However, just because I’m also funding on my own all the projects for All for Blue through my personal business www.MykonosTopVillas.com as you can understand during the summer time I’m focused on my work on Mykonos.

I find time for a seminar or a clean-up but only for specific places. The main projects are implemented from September till June where I travel all over the world and do underwater and beach clean ups with volunteers and shark aware seminars.

We have collected more than 20 tons of trash (45.000pounds) and many more from the beaches.

This year All for Blue is planning actions in many places, some of them which: Cyprus, Los Angeles, San Diego, Guadalupe, Bahamas and South Africa.

Ways one can contribute:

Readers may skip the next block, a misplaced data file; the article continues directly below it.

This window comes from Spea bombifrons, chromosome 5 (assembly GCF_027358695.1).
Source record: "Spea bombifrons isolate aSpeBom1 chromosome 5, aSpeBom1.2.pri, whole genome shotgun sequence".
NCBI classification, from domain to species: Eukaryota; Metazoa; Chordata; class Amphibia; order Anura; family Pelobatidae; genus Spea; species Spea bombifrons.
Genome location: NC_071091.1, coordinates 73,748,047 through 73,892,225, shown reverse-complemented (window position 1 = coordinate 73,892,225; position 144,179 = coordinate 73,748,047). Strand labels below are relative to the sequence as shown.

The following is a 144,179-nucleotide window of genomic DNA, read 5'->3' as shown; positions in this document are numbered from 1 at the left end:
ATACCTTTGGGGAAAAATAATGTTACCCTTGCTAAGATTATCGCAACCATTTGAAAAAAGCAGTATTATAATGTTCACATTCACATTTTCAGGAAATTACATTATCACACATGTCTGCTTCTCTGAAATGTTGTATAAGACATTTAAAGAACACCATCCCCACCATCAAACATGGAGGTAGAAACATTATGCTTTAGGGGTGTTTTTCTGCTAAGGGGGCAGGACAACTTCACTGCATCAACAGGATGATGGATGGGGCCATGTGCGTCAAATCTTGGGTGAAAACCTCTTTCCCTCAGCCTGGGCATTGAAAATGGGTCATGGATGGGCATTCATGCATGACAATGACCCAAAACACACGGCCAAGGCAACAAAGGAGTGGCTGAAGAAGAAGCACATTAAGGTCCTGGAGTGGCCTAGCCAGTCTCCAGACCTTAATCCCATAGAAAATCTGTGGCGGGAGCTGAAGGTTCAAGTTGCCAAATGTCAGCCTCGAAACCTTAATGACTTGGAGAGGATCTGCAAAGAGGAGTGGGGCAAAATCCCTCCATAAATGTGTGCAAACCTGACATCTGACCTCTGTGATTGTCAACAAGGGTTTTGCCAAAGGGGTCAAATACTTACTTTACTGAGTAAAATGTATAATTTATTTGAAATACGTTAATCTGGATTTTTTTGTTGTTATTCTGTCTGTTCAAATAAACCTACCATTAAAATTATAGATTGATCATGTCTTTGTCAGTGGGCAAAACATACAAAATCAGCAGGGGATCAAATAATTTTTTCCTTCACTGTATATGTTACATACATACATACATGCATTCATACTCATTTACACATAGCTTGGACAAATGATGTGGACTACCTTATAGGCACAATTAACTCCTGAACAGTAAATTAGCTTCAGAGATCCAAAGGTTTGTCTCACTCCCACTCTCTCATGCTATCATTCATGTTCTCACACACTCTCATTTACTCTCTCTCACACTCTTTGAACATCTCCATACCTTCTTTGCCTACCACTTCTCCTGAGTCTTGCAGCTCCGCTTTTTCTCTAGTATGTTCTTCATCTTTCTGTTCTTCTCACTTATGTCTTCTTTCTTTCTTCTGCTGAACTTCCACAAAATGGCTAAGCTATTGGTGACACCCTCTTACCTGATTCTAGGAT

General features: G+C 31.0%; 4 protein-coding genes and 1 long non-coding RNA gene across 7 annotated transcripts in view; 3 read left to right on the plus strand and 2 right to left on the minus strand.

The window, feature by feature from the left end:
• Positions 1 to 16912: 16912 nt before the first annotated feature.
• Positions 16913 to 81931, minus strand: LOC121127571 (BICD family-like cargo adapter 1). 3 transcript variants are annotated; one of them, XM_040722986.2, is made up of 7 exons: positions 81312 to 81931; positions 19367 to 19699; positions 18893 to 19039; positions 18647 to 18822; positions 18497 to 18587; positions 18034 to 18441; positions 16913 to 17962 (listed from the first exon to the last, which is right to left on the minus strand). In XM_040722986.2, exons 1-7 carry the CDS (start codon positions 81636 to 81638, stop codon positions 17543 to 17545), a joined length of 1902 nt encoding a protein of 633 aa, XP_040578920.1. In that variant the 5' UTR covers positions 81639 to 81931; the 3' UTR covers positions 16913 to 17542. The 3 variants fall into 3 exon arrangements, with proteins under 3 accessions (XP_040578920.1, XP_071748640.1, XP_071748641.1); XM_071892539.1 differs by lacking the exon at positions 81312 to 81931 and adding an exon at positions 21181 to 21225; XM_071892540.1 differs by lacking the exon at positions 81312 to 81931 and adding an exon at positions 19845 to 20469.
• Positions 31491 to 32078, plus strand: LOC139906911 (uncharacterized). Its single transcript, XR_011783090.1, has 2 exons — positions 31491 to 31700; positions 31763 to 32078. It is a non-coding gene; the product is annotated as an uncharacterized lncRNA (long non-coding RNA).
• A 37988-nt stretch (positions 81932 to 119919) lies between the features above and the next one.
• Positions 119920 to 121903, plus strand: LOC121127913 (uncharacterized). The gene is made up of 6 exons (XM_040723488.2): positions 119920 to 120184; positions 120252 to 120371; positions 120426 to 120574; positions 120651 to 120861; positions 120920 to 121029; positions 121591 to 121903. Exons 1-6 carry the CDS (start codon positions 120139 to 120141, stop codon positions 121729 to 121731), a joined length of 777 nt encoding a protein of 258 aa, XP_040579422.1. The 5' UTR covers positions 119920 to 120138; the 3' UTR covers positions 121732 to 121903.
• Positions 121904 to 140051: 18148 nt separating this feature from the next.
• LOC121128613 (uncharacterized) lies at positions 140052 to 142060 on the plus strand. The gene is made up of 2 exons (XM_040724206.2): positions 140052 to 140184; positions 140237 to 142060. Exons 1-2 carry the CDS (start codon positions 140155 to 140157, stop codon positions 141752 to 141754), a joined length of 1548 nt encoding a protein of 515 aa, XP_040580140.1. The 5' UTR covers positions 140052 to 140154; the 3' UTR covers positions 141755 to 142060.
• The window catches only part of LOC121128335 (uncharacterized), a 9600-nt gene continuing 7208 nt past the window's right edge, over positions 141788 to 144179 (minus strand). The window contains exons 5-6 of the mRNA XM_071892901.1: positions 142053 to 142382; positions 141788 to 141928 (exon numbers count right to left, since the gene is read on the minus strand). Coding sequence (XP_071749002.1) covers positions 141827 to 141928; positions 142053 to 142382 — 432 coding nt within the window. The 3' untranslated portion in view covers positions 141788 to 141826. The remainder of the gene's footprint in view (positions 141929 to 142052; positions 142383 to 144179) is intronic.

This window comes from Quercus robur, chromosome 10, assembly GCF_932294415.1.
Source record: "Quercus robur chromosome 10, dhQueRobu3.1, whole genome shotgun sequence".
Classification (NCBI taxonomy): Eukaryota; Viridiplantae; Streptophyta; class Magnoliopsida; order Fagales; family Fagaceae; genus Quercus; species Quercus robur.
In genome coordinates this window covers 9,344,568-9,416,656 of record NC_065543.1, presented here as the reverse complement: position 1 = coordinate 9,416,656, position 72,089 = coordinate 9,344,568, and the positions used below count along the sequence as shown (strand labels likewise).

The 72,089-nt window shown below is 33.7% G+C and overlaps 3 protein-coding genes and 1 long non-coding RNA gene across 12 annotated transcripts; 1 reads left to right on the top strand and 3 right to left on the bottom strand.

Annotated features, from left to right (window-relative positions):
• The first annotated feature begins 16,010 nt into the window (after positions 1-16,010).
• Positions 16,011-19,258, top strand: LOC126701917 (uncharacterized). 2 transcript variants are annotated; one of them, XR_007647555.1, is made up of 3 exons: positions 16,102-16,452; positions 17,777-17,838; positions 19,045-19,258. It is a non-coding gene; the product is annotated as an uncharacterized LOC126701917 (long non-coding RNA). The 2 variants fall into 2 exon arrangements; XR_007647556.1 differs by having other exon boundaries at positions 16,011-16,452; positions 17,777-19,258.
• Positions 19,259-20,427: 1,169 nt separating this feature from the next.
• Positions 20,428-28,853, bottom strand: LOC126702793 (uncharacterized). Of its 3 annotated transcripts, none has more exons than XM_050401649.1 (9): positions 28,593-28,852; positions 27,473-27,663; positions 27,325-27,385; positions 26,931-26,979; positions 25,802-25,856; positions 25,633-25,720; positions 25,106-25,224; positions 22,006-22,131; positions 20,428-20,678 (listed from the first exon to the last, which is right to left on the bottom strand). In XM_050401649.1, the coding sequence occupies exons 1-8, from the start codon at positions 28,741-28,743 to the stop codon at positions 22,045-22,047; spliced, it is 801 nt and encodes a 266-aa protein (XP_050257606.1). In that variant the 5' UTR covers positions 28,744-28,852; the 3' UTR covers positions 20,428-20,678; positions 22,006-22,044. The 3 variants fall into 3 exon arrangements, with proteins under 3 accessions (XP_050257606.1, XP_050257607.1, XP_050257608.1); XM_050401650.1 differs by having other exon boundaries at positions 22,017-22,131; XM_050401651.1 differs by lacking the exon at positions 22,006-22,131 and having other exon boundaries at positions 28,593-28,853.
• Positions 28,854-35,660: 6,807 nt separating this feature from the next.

• Become a member on our website www.AllForBlue.org to learn all the activities and participate

• Invite our team to their school or to a municipality for seminars and clean ups

• Donate for our cause through our website

For scuba diving enthusiasts, where would you say is the best place to dive on Mykonos?

Definitely. The shipwreck of Kalafatis is a beautiful place for almost all levels of divers.

Congratulations on your initiative to educate children on the importance of protecting the environment. How do children react to such educational seminars?

When I visit a school, the first thing which I ask the kids is, what are sharks? So, they’re confused! My goal is when the seminar is finished, the answer will be sharks are our friends. Because they are. So far, I have awarded 4,889 diplomas and spent many hours educating first myself and then the others.

When you do visit Mykonos we hope that you will fall in love with its coast and beyond as much as we are. Should you wish to participate in the All Blue program, go ahead and sign up today. Thanks Katerina, for this detailed insight into your world and for sharing you passion for the sea.